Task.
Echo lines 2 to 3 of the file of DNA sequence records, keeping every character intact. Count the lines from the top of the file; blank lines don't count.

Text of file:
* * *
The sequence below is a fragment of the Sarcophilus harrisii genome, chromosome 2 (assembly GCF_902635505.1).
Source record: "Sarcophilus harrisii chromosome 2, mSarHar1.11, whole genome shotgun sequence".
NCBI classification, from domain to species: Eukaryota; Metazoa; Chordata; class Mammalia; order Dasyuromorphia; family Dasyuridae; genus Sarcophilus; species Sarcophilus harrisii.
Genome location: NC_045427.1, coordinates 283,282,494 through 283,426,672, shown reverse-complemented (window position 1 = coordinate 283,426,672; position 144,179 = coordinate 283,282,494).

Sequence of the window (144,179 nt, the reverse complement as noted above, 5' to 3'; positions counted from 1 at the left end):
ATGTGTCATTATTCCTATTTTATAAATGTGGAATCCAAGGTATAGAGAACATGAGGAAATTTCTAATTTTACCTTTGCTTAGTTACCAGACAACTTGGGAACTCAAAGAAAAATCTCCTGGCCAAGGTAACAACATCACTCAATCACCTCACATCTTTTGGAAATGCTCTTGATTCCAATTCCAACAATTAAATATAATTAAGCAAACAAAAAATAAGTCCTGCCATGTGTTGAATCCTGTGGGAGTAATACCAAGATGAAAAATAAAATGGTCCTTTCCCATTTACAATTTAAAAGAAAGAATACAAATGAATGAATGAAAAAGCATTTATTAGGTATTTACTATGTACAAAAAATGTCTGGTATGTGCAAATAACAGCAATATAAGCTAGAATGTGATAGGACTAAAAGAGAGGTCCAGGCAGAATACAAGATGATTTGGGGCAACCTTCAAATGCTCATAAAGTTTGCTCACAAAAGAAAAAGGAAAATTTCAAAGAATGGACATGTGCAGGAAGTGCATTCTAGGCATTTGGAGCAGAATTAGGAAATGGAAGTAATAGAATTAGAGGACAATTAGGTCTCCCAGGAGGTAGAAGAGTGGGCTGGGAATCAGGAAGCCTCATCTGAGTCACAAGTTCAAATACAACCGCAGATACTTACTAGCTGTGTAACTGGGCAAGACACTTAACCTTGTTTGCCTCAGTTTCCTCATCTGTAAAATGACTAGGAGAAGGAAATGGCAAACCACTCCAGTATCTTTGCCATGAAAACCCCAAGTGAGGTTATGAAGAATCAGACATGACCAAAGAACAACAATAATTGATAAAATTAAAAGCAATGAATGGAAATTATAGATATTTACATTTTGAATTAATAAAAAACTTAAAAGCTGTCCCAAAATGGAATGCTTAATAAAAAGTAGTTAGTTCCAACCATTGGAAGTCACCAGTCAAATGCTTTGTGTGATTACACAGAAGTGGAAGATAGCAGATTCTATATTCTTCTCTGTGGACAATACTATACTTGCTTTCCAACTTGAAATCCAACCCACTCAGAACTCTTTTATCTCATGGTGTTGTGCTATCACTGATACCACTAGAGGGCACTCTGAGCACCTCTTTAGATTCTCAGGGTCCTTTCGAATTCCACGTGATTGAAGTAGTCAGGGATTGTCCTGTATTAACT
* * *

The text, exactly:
Source record: "Sarcophilus harrisii chromosome 2, mSarHar1.11, whole genome shotgun sequence".
NCBI classification, from domain to species: Eukaryota; Metazoa; Chordata; class Mammalia; order Dasyuromorphia; family Dasyuridae; genus Sarcophilus; species Sarcophilus harrisii.